Simulating software

Discussion in 'Electronics Resources' started by Transatlantic, Feb 6, 2014.

  1. Transatlantic

    Thread Starter Member

    Feb 6, 2014
    I haven't been doing any work in Electronics for a long time and was looking to get back into it, but when I did, we used to use some software called Crocodile Clips to simulate our circuits. Recently I've been looking at the simulators that are popular today and have been trying out the Multisim and Proteus demos. They seem to be a lot more advanced than Crocodile Clips, but the one thing I've noticed is that they don't show you when a component is being overloaded/damaged. For example, in Crocodile clips, if you were to overload an LED by giving it too much power, it would show as being damaged, of if it wasn't getting enough power, it would show dimmer. I've found this to be very helpful in the larning stages and was wondering why the top simulators don't also do this? ... that is unless Im missing something.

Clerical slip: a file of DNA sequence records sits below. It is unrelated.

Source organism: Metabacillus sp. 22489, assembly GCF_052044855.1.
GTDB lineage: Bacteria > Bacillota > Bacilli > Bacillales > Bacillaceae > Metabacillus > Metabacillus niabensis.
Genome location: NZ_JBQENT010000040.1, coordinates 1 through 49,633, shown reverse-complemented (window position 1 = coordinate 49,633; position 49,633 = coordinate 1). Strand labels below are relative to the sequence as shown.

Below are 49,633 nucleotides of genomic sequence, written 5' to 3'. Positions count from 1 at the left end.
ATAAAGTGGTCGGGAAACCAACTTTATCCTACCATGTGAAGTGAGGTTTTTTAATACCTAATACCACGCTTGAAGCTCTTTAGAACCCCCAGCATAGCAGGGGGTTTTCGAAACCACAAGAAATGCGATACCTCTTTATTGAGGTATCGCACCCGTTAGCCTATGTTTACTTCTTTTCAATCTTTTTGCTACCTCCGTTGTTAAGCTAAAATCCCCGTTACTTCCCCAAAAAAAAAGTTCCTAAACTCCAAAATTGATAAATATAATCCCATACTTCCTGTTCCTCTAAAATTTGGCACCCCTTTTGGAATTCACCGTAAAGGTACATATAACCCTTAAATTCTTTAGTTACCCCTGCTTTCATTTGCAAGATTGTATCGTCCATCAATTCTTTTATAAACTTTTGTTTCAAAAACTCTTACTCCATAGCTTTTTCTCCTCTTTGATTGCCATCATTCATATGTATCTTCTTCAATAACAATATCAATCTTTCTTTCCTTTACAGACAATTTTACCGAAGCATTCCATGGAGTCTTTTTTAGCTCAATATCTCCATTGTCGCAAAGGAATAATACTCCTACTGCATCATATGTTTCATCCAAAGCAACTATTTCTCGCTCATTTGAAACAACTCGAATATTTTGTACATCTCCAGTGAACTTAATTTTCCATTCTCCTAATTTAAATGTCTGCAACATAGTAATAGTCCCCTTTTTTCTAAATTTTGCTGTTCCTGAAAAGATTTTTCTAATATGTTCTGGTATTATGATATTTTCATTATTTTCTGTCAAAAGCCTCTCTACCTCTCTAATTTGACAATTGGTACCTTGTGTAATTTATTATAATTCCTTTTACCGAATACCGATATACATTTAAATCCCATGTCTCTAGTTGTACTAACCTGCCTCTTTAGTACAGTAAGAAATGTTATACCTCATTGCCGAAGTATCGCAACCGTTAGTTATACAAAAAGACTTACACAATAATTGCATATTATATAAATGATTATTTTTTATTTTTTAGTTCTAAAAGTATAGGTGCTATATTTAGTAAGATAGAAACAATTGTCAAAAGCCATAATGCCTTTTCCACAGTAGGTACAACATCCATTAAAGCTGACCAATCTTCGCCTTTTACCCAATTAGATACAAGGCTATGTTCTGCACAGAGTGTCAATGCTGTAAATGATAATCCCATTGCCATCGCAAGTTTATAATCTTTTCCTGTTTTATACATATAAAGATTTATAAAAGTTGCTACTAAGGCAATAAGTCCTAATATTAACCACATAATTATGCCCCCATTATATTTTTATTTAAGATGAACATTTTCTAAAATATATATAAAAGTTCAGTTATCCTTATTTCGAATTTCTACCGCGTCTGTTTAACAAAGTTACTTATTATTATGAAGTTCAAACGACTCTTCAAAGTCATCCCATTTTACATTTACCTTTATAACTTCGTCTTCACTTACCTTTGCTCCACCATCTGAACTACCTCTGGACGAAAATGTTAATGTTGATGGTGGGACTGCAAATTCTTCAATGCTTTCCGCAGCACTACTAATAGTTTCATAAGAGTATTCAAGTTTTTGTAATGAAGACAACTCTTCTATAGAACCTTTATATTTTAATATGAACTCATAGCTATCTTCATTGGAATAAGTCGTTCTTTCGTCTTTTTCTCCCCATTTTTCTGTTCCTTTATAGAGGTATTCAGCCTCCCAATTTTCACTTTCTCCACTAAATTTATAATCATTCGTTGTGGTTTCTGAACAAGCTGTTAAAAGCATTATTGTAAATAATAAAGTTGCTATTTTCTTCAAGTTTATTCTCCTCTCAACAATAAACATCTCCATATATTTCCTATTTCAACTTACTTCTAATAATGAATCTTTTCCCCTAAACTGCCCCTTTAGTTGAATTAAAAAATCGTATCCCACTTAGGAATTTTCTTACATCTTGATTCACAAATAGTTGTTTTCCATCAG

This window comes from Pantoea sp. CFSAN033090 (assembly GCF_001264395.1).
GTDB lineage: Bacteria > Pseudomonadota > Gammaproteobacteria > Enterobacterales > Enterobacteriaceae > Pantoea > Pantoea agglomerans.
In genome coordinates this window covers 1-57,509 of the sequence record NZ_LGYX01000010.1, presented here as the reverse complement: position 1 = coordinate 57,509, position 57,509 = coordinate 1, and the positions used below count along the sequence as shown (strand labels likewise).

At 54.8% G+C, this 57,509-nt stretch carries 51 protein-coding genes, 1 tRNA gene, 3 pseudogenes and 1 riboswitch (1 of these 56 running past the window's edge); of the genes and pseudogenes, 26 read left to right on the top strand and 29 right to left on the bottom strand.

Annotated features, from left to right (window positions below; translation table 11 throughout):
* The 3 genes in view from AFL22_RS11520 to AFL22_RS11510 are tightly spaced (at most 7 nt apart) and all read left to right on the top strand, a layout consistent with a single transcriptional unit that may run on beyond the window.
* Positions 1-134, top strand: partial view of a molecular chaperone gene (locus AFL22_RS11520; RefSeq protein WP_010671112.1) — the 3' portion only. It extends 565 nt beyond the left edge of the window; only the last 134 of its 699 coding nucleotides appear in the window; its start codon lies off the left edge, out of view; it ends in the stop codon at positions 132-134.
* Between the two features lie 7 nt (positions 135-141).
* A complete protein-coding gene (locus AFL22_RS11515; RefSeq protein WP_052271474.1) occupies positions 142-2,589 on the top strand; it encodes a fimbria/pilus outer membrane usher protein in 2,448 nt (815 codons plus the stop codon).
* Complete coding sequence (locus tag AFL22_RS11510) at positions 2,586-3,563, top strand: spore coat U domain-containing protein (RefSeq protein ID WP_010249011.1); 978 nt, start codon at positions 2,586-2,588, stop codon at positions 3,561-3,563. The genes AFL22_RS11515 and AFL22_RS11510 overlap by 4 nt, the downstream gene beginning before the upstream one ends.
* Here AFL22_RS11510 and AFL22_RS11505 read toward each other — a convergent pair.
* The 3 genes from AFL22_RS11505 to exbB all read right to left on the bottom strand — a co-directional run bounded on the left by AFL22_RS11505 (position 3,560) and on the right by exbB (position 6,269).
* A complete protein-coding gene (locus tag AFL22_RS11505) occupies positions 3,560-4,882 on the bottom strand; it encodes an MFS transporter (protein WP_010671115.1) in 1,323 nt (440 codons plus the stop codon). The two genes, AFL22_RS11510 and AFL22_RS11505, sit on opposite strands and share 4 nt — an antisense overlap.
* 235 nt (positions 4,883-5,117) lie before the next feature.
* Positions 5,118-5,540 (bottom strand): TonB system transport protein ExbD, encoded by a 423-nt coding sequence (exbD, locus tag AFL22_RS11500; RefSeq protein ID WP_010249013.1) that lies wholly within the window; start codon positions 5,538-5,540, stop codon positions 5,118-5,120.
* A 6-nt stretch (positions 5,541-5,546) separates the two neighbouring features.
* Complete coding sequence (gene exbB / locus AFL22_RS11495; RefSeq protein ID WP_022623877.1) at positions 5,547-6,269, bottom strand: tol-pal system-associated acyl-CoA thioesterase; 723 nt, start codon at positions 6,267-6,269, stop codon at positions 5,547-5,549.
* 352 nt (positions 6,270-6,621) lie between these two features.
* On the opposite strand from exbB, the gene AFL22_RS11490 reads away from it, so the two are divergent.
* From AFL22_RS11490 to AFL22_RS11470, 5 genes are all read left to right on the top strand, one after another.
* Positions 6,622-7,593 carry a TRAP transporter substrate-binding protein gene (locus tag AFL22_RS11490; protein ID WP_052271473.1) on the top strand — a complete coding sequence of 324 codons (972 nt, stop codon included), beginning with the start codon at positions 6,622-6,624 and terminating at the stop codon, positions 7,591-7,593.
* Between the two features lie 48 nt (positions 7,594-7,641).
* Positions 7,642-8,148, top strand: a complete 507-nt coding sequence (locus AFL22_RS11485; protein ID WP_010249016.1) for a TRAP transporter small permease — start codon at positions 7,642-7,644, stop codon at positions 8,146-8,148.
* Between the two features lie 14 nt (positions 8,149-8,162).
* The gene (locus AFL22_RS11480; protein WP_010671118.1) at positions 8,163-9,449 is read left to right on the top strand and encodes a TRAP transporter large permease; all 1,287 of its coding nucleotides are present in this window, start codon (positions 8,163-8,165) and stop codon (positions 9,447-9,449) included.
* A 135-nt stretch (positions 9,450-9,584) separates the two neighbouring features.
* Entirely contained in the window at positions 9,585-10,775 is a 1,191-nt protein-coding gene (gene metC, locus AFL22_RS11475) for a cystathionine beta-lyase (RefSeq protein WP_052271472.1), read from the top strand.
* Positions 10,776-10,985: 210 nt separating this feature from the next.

Is it just a case of having to put Voltmeters/ameters all over the place to check that components aren't being overloaded/getting enough power?
  2. ericgibbs

    AAC Fanatic!

    Jan 29, 2010
  3. crutschow


    Mar 14, 2008
    I also recommend LTspice as it's a good version of Spice (most common analog simulator) and used by many on these electronic forums so they can often answer your questions about it and help you with your simulations.

    It doesn't warn you about overloads but, after simulating a circuit in the transient (time-domain) mode, if you click the cursor while over a part it will plot the current through the part. If you click while also pressing the ALT key over the part, it will plot the power being dissipated in the part. You can also plot the voltage drop across a part using waveform arithmetic. From all these you can determine if any of the part's maximum ratings are being exceeded.
  4. peorge

    New Member

    Apr 8, 2013